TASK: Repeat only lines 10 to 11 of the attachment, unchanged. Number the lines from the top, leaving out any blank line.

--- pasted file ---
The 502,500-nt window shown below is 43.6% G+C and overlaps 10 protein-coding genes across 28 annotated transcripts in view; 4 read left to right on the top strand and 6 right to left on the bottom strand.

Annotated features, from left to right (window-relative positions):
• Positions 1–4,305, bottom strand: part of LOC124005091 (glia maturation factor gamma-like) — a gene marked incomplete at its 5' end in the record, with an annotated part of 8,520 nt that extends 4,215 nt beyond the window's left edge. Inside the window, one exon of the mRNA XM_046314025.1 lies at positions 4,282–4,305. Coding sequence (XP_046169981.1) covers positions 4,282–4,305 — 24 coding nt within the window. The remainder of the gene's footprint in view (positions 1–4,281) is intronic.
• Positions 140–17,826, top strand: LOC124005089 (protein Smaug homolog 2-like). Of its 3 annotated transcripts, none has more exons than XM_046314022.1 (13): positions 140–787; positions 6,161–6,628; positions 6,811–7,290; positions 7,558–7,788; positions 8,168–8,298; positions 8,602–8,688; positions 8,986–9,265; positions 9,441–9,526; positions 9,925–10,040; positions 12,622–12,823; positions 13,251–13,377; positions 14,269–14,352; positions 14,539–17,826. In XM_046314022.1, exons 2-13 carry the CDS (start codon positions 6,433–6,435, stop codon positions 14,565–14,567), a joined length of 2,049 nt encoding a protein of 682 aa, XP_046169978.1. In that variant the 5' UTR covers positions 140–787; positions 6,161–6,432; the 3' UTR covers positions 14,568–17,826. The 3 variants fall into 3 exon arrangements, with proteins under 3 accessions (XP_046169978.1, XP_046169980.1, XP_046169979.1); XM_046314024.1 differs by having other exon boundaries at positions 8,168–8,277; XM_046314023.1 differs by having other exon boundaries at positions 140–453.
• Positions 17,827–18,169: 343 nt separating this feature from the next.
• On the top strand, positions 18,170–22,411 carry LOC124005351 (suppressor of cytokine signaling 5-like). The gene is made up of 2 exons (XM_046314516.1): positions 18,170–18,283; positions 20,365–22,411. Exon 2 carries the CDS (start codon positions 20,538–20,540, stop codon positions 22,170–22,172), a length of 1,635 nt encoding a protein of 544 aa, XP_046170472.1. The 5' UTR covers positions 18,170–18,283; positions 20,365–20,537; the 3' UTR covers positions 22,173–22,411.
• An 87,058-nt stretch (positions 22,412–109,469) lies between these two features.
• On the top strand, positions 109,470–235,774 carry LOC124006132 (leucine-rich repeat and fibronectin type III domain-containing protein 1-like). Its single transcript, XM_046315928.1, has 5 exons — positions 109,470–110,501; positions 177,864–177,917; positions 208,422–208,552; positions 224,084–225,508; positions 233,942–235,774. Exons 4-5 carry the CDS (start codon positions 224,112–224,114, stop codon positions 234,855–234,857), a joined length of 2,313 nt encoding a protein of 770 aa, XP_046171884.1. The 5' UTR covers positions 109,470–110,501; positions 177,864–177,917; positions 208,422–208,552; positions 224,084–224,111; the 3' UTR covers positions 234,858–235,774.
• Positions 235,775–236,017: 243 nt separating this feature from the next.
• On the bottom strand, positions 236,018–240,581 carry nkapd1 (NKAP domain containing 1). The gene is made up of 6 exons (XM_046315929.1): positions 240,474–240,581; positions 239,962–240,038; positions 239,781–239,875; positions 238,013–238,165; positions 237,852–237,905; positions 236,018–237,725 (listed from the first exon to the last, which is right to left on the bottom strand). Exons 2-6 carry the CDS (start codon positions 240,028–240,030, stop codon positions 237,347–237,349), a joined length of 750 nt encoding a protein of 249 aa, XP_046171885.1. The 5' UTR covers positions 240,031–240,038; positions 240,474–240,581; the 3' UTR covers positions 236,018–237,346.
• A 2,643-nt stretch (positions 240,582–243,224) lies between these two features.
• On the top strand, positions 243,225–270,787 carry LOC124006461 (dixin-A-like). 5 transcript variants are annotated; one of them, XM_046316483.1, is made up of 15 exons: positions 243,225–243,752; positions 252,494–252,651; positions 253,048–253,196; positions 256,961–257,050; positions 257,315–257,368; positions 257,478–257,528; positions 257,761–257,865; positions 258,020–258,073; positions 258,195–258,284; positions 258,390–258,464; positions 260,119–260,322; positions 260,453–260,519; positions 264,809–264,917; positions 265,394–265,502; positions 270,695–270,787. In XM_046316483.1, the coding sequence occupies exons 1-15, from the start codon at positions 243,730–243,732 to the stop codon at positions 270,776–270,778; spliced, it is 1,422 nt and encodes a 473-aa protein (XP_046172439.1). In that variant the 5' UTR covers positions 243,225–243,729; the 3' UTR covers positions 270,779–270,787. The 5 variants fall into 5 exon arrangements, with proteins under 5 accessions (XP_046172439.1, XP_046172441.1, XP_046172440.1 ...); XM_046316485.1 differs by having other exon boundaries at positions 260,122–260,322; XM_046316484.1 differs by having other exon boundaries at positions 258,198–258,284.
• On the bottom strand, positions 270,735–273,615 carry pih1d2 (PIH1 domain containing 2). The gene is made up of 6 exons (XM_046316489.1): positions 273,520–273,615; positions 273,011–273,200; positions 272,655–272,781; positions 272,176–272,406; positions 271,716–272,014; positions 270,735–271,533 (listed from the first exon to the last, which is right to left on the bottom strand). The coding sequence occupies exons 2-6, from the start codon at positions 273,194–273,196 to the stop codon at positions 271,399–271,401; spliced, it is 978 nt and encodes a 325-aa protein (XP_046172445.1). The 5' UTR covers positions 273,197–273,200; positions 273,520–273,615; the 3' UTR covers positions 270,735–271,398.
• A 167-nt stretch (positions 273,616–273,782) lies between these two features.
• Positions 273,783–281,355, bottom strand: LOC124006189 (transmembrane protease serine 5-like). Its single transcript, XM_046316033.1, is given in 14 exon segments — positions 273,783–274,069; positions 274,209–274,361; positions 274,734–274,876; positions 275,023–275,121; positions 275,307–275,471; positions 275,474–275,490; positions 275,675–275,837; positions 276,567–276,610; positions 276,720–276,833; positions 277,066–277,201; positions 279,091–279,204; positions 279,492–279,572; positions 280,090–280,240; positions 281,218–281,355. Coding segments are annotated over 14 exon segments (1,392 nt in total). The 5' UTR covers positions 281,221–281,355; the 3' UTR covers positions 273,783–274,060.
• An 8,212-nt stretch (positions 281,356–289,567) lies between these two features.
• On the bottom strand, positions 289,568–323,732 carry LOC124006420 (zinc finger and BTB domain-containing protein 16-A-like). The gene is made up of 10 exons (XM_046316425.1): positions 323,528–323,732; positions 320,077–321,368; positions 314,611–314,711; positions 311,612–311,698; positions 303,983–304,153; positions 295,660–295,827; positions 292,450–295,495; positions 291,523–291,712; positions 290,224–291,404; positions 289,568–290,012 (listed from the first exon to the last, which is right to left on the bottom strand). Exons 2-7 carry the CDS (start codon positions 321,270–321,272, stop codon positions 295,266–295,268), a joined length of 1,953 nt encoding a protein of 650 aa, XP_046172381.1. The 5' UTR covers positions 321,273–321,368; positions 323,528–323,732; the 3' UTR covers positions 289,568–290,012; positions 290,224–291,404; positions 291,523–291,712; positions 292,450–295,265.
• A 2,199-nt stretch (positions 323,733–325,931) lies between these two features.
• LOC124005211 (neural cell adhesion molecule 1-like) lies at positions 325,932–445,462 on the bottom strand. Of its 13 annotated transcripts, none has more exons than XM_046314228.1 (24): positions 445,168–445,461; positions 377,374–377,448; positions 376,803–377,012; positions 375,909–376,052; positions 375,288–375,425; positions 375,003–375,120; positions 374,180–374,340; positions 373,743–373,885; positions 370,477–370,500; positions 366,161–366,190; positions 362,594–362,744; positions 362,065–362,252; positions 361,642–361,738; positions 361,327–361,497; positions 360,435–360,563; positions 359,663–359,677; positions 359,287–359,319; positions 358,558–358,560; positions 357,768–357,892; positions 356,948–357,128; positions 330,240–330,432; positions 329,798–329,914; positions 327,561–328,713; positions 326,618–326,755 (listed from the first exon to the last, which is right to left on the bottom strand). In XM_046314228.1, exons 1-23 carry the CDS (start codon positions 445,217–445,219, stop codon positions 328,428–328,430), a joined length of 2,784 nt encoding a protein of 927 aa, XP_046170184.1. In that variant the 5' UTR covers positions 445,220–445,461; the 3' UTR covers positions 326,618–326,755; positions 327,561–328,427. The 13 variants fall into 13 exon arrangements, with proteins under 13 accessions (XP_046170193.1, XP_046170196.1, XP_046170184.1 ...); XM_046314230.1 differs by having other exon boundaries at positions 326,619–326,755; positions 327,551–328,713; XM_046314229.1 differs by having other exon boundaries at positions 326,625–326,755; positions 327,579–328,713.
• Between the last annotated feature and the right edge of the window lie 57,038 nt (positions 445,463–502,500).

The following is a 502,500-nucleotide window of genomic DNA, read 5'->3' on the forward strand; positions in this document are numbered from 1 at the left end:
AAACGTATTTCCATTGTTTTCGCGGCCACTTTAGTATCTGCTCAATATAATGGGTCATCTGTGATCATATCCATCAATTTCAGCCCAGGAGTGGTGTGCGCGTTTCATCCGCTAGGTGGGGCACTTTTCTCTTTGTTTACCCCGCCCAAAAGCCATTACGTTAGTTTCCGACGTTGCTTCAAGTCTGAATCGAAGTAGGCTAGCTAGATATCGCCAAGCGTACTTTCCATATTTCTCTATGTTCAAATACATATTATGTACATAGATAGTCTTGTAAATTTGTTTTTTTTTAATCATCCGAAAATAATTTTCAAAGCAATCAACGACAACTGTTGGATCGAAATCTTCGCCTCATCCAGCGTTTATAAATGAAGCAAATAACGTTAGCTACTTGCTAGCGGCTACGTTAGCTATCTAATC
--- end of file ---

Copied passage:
• On the bottom strand, positions 236,018–240,581 carry nkapd1 (NKAP domain containing 1). The gene is made up of 6 exons (XM_046315929.1): positions 240,474–240,581; positions 239,962–240,038; positions 239,781–239,875; positions 238,013–238,165; positions 237,852–237,905; positions 236,018–237,725 (listed from the first exon to the last, which is right to left on the bottom strand). Exons 2-6 carry the CDS (start codon positions 240,028–240,030, stop codon positions 237,347–237,349), a joined length of 750 nt encoding a protein of 249 aa, XP_046171885.1. The 5' UTR covers positions 240,031–240,038; positions 240,474–240,581; the 3' UTR covers positions 236,018–237,346.
• A 2,643-nt stretch (positions 240,582–243,224) lies between these two features.